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Hey Gang, Let’s Put On a Show!

Sometime back, when we were working on the story framework for Target, then CMO Michael Francis explained the magic of retail to me: At its best, he said, it’s like putting on a show—every day.

We’ve been thinking about that metaphor a lot recently, as we watch the fortunes of retailers rise and fall in a constantly churning, Darwinian scrum. What we see, from a story point of view, is that the retailers who are successful at any point in time seem to be the ones with the clearest sense of what show they are putting on.

But it’s important not to confuse a show with a theme. For example, “western” is a theme. You can tell me a movie is a western without telling me anything at all about the story. The Good, the Bad and the Ugly, on the other hand, is a show that happens to have a western theme. While applying this structure to retail is a little subjective, I think Pier 1 Imports seems to be built on a theme, while Ikea is a show because it communicates a deeper, more engaging story.

The key is that a compelling retail show, like any good story, embraces conflict in a unique and engaging way. This is important because while classically trained marketers have a discouraging tendency to try to avoid conflict, conflict is the heart of every great story. It’s what gives a great show energy and makes it feel authentic.

We haven’t done a story-framework project for Ikea, so I don’t know for sure what conflict powers its story. Still, the sense of a show is palpable, and the sure touch of the storyteller on every aspect of the experience is very satisfying for me as a member of the audience. Here are some of the intersecting story currents that seem to give the Ikea show its energy: stylish versus functional, imported versus accessible, exotic versus familiar, cheap versus valuable, creative versus controlled.

Having a clear sense of what show you’re putting on must start with understanding the story of the brand at a strategic level—the conflict that drives the story and the meaning that conflict conveys. From that point, the show is in the hands of the storytellers: the marketers, designers and merchandizers who have to scramble to mount a blockbuster every day. That’s why I’m fascinated to see what happens next at J.C.Penny, where Michael Francis has just been hired as the new president. He joins Ron Johnson, Penny’s new CEO and the man credited with the development of the retail store strategy for Apple. These are two guys with a deep, intuitive grasp of story that makes me think they might be able to put on one hell of a show.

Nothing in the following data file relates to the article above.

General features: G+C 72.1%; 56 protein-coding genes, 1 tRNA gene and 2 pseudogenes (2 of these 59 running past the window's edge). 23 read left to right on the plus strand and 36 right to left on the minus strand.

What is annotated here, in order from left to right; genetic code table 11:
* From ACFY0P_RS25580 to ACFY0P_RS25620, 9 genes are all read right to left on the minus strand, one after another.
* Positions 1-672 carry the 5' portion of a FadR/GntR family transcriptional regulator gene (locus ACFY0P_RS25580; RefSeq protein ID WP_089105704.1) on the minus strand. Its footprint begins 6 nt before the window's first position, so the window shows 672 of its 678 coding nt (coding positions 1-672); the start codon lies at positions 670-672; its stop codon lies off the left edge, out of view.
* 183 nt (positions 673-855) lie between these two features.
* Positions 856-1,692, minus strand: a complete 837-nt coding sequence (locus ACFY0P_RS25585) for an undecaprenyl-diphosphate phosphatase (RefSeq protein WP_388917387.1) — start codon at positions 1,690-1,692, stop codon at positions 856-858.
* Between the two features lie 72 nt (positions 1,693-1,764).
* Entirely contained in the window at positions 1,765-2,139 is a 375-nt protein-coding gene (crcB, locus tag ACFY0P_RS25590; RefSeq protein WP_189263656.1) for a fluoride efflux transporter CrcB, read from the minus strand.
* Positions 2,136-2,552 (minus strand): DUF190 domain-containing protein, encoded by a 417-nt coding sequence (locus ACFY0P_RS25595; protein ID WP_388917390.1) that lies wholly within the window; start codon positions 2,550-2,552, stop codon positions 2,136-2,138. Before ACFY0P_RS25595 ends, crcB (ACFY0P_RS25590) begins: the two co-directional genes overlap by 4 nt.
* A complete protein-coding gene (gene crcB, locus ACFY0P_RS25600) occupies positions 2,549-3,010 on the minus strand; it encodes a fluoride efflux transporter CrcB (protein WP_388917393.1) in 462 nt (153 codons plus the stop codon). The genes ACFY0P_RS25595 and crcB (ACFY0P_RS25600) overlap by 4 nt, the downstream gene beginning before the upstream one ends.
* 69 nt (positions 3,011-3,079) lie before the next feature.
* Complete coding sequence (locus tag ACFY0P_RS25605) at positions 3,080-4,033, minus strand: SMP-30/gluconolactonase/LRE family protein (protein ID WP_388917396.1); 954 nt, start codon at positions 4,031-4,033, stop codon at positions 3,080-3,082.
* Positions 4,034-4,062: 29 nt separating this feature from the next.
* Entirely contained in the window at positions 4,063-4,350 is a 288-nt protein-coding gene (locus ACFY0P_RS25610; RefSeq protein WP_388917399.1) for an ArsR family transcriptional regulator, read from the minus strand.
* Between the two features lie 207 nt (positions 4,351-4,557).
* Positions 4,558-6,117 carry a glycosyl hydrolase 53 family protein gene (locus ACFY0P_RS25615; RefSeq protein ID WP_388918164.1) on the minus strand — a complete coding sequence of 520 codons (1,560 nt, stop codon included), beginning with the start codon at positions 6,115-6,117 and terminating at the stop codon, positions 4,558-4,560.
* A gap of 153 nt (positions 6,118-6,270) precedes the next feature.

I’d love to hear your thoughts on this way of looking at the category. I would particularly like to know who you think is putting on a great show, who is settling for the theme approach, and who is simply dying on stage.

“For B2B businesses, Character is a powerful tool. I have used Character three times in my leader marketing roles, 2x were in B2B businesses. The Character work was the foundation of a transformation in product innovation/commercialization, rebranding, M&A, sales growth, and employee engagement. Character’s work helped us take dead brands and make them relevant again and helped us establish lesser-known brands with high share in a B2B market. What’s so unique is that you don’t create something that the ‘marketing talking heads’ think the company needs, you use the history, culture and DNA that is already part of the company to bring out the true story that is unique to only your brand. The Character team is so special, genuine, and has the perfect mix of creative and business knowledge to lead cross-functional executives through this process. ”
—Melissa Minihan, Head of Digital Commerce & Marketing, Veritiv Corporation

“Character gets to the heart of what good storytelling is all about. They’ve helped Wendy’s focus on what makes us unique, different and special and that’s helped us to get people’s attention, keep their interest and keep the business growing. We compete with much larger brands, but by being overt about how we want to attack those differences, we’ve been able to have a lot of tension and conflict in the story that we are telling. That allows us to keep the story fresh and to fuel it. The more we do that the more positive attention we get as a brand and the more the brand continues to grow, which, in turn, builds our confidence in our storytelling and keeps the courage level high.”

—Kurt  Kane, President U.S. & Chief Commercial Officer, Wendy’s Corporation

“I’ve been through Character’s story framework process four times in my career, and it has always added extraordinary value. It was a central piece of Walmart’s rebranding effort in 2006, as we sought a new articulation of our brand narrative and our purpose. It’s an equally powerful tool for us now, as Walmart defines its place in a rapidly transforming retail environment. And we are currently using it to do the same for Sam’s Club.”

—Tony Rogers, Chief Marketing Officer, Walmart

“Character’s approach to brand building is unlike any other in the business. Jim and his team use the timeless truths of human storytelling to unlock story potential and connect deeply with brand audiences. I’ve worked with Character throughout my career, and my experience with Tabasco was as fascinating, inspiring, and productive as ever. 

Character worked with our team not only to help us re-examine and re-articulate the elemental truths of our iconic global brand but also to develop and apply practical tools that make the brand story framework user-friendly for our entire organization. 

I whole-heartedly recommend Character to any brand marketer who is looking to make intuitive and durable connections with their consumer.”

Lee Susen, Chief Sales & Marketing Officer, Tabasco / McIlhenny Company